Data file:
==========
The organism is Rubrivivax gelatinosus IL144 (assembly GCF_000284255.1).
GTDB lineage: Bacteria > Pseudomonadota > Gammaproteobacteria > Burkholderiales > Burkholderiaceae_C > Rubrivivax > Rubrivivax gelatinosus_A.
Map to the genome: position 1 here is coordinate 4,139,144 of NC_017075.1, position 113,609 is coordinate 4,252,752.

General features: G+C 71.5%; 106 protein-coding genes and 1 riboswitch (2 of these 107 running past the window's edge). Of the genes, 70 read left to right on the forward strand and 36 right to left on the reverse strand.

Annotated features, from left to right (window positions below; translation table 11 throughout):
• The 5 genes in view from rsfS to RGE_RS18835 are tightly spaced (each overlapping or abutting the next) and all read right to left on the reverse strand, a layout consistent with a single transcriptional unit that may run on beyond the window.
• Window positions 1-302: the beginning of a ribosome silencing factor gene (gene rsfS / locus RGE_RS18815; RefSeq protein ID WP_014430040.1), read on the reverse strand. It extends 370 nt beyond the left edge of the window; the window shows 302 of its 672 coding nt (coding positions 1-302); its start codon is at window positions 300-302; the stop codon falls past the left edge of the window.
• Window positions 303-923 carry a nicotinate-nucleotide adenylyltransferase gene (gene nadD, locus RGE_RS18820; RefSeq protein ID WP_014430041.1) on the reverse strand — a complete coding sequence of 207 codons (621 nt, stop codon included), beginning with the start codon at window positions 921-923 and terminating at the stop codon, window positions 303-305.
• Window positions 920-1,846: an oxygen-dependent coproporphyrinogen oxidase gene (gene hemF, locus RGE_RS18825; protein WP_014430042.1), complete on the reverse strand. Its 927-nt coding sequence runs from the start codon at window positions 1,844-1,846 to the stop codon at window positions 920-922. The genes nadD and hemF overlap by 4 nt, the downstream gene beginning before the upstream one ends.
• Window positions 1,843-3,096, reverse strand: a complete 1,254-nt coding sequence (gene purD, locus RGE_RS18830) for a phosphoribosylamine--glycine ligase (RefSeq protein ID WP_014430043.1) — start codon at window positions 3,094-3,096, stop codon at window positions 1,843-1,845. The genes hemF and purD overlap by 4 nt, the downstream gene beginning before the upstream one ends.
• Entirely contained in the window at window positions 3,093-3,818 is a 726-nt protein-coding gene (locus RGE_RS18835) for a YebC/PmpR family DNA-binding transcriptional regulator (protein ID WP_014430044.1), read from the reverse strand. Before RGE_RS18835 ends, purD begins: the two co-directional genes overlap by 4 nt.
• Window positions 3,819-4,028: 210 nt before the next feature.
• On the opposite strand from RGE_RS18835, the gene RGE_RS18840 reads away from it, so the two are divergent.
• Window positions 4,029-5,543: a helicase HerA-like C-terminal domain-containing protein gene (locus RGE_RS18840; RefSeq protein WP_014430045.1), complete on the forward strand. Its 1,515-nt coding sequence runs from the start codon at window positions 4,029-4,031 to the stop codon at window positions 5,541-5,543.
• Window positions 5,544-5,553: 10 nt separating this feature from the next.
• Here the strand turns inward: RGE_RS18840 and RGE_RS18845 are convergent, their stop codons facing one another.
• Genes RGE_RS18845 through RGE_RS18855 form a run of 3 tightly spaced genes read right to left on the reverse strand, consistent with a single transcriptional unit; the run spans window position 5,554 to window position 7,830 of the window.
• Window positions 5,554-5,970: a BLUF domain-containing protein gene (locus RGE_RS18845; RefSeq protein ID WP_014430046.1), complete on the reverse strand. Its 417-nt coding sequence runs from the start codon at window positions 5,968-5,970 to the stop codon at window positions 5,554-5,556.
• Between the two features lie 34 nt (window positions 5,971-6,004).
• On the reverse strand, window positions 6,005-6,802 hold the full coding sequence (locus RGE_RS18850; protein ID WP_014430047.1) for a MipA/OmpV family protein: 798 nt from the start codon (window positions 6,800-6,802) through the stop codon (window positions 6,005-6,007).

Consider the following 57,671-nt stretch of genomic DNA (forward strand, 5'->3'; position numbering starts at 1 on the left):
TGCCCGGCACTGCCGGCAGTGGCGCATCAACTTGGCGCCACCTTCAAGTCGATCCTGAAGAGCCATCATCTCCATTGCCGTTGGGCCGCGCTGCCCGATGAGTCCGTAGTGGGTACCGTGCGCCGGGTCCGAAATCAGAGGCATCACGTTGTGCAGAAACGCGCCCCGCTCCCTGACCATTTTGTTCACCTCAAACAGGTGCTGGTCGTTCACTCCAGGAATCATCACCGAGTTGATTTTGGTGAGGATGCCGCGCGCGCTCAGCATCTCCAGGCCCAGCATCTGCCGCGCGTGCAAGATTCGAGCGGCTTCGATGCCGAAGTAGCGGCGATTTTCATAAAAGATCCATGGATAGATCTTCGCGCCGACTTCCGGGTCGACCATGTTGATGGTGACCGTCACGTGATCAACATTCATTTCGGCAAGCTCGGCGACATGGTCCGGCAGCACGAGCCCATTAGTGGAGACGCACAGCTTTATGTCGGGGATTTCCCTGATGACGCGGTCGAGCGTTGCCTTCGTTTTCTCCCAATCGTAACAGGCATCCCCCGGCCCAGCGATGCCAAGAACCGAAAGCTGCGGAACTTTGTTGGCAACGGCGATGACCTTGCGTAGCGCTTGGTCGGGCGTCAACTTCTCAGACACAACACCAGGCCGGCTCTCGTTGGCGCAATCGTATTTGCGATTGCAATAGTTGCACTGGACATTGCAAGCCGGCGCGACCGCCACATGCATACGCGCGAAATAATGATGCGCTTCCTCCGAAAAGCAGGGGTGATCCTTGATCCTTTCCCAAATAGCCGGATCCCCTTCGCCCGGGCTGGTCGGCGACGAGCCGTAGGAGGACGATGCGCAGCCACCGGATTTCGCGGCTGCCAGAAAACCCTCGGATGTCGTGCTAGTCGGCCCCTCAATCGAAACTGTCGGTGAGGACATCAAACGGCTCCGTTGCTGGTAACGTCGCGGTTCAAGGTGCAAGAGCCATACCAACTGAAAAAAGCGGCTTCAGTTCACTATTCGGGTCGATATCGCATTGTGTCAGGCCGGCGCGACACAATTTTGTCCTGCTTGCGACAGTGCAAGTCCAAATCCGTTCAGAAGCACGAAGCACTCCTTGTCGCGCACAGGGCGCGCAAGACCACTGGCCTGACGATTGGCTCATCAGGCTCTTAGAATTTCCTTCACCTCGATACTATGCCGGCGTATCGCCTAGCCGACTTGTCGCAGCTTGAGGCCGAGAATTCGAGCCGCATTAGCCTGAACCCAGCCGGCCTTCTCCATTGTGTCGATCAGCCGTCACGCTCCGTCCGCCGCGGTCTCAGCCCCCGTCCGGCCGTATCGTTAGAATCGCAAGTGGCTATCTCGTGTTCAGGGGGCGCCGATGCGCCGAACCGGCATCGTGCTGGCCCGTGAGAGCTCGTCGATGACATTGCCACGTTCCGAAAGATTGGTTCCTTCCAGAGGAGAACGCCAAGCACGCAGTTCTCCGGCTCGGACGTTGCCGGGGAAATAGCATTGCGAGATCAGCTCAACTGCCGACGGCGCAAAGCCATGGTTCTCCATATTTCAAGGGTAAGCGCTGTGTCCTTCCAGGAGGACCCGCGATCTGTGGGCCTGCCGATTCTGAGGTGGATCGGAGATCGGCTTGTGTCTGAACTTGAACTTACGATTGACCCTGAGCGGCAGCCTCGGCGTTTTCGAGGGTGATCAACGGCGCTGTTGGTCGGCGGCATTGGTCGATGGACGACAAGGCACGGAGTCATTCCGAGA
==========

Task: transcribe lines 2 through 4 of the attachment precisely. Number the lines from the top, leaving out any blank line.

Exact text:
GTDB lineage: Bacteria > Pseudomonadota > Gammaproteobacteria > Burkholderiales > Burkholderiaceae_C > Rubrivivax > Rubrivivax gelatinosus_A.
Map to the genome: position 1 here is coordinate 4,139,144 of NC_017075.1, position 113,609 is coordinate 4,252,752.

General features: G+C 71.5%; 106 protein-coding genes and 1 riboswitch (2 of these 107 running past the window's edge). Of the genes, 70 read left to right on the forward strand and 36 right to left on the reverse strand.